Review: The brow of Looper

Looper follows the harrowing tale of a mob clean-up man whose time has clearly come.

Joe is a ‘looper,’ tasked with killing and disposing of targets for the mob of the future. The poor sap is sent back in time, where the looper kills him or her and disposes of the body. When Joe is tasked finally with killing himself, and that older him gets away, he finds himself in trouble with his bosses.

Going in, I was expecting the film to be mostly running and gunning, with a focus on the chase. As genre fans, we’ve been lulled in by a neat concept too many time, just to find that the genre elements are a gimmick, and that they ultimately fade into the background when the action picks up, leaving us with a story that could have been set anywhere, anytime, and still, ultimately, have been the same tale.

This is not so with Looper. The sci-fi here is not gratuitous. It’s a true time-travel story, in that it studies the ways and means of time-travel, but there is more to it than that.

The plot has elements of organized crime, super human powers, and time-machine morality all mixed up together, with the lines connecting them clear and bright, the quandaries stark in their darkness.

At its core, the movie presents us with the classic time-traveler’s dilemma. A man has come back in time with a goal. He wants to save his world in the future through an act in the past. However, the dilemma in this case falls on our protagonist in the ‘past’. ‘Old’ Joe has his goal, and he has no doubts. It’s his younger self who must struggle with the morality of his older self’s actions, and decide whether to help or hinder him, without any direct knowledge of the future.

The story is told from the points-of-view of both versions of Joe, and both are relatable and well-performed. Joseph Gordon-Levitt, playing young Joe, is the brash and impetuous youth. Street-wise, but drug addled and overridingly confused about his role in his own life. Bruce Willis, playing old Joe, is life-wise. He’s smarter and more talented than his younger self, but he’s also grown obstinate, hardened by the years of rough living, but softened by a momentary and recent romance.

Levitt has the real heavy lifting here, though. Willis is great as always, playing the role as you would expect him to play it, with all the mannerisms and affectations he’s picked up over a lifetime of action films.

There is an excellent scene just after the inciting event, which shows us a montage of the life of old Joe, starting with his murder of his own older self, and moving up through a debaucherous drug-fueled life of crime and terror, brought to a sudden halt by the intervention of a beautiful woman, in his last years before he knew he would have to be sent back to die.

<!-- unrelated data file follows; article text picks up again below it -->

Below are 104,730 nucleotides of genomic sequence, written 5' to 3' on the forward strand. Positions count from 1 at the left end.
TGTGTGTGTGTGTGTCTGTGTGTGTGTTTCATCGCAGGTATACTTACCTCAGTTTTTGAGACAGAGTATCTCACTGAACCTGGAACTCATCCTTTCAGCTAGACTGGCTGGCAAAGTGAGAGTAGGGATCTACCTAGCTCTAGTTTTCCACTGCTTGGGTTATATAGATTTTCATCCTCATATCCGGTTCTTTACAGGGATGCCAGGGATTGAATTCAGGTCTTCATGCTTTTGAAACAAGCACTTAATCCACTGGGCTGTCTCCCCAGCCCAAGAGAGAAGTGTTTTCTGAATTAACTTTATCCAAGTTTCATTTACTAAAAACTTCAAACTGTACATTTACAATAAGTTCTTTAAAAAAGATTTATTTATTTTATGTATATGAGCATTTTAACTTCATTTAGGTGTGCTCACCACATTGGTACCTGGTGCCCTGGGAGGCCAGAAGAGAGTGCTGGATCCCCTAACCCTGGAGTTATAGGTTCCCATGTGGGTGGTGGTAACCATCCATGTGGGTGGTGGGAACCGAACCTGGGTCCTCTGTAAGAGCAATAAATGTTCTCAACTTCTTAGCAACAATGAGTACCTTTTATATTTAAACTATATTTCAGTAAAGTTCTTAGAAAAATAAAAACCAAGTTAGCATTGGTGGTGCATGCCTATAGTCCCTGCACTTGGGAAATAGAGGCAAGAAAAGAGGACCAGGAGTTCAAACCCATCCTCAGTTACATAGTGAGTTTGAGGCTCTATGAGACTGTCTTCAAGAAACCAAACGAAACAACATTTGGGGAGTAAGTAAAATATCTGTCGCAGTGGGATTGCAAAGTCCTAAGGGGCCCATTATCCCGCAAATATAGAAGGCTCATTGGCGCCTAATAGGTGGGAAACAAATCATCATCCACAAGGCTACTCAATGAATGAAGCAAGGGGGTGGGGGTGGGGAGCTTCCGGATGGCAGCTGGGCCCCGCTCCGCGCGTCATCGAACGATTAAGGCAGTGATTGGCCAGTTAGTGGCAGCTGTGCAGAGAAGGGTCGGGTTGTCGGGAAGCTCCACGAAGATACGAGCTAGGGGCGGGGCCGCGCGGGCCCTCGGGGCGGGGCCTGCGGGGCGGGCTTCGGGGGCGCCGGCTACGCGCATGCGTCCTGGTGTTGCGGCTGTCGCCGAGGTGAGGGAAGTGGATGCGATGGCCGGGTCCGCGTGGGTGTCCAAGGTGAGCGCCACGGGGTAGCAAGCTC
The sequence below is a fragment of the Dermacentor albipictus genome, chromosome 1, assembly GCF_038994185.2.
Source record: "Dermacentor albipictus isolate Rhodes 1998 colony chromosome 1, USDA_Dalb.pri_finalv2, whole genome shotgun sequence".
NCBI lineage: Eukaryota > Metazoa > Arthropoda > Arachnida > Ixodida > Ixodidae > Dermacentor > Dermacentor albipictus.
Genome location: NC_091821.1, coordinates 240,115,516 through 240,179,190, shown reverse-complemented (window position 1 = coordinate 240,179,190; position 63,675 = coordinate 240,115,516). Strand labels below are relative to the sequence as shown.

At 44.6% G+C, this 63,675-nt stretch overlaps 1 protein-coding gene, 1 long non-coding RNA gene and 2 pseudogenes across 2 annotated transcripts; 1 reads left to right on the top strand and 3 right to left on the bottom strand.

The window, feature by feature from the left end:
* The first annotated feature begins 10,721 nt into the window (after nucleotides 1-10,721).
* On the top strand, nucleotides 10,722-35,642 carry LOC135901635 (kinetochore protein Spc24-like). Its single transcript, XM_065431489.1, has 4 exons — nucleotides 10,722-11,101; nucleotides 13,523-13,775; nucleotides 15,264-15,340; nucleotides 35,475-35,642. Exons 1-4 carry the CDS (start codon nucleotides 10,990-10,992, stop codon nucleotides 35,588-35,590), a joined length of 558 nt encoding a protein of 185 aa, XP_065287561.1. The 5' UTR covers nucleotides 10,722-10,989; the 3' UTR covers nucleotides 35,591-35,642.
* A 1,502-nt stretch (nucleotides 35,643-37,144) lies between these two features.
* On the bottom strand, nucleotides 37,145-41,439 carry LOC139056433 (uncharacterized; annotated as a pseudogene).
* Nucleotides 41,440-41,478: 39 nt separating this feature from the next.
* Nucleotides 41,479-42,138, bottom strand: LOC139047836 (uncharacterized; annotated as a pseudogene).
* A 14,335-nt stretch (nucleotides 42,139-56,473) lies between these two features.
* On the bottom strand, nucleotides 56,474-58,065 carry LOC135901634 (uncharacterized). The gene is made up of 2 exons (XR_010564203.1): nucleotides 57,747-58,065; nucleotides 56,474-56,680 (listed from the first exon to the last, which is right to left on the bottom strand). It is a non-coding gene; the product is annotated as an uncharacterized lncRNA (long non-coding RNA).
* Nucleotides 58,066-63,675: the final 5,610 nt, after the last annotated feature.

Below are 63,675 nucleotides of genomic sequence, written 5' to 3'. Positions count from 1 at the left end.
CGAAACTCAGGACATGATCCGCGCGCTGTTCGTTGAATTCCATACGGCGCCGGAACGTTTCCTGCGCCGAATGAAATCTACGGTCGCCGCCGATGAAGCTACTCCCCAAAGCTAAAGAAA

The transition between Levitt and Willis is made here, and we have the character played by Levitt in one moment, age lines added to his face, and hair thinned on top, and then by Willis in the next moment, a bit of a wig to darken and thicken the hair, along with a little bit of smoothing in the face.

If I didn’t know both actors so well, I might not have been able to tell when they switched. It’s not just about good make-up, though, the montage pulls the two Joes together and makes both of their motivations so clear, really solidifying for the audience that these two guys really are the same guy, and that he can be sympathized with at both junctions in his story.

Of course, the time-travel is a bit wonky. It always is. But, it’s mostly consistent here, and that’s the most important thing about any time-travel story is that it established rules and sticks to them, making the paradoxes part of the story, rather than a hole in it.

As much praise as I’m heaping on it, the film is not without its narrative flaws and clear devices. The looper program itself is oddly flawed, as one is left to wonder, since this is essentially a body disposal service, why the mob of the future doesn’t kill the targets before sending them back in time. There are other similar questions to ask, and only some of them are answered, the rest glossed over by a desire to not fill the film with exposition, despite the conclusion being exposited a little too strongly.

These few flaws however, are easily overlooked in the heat of the film, and what shines through is an excellent genre film which takes its audience and subject seriously, while still creating a compelling tale with lots of emotionally charged moments, and no cheap shots or melodrama.

Looper is in theaters now.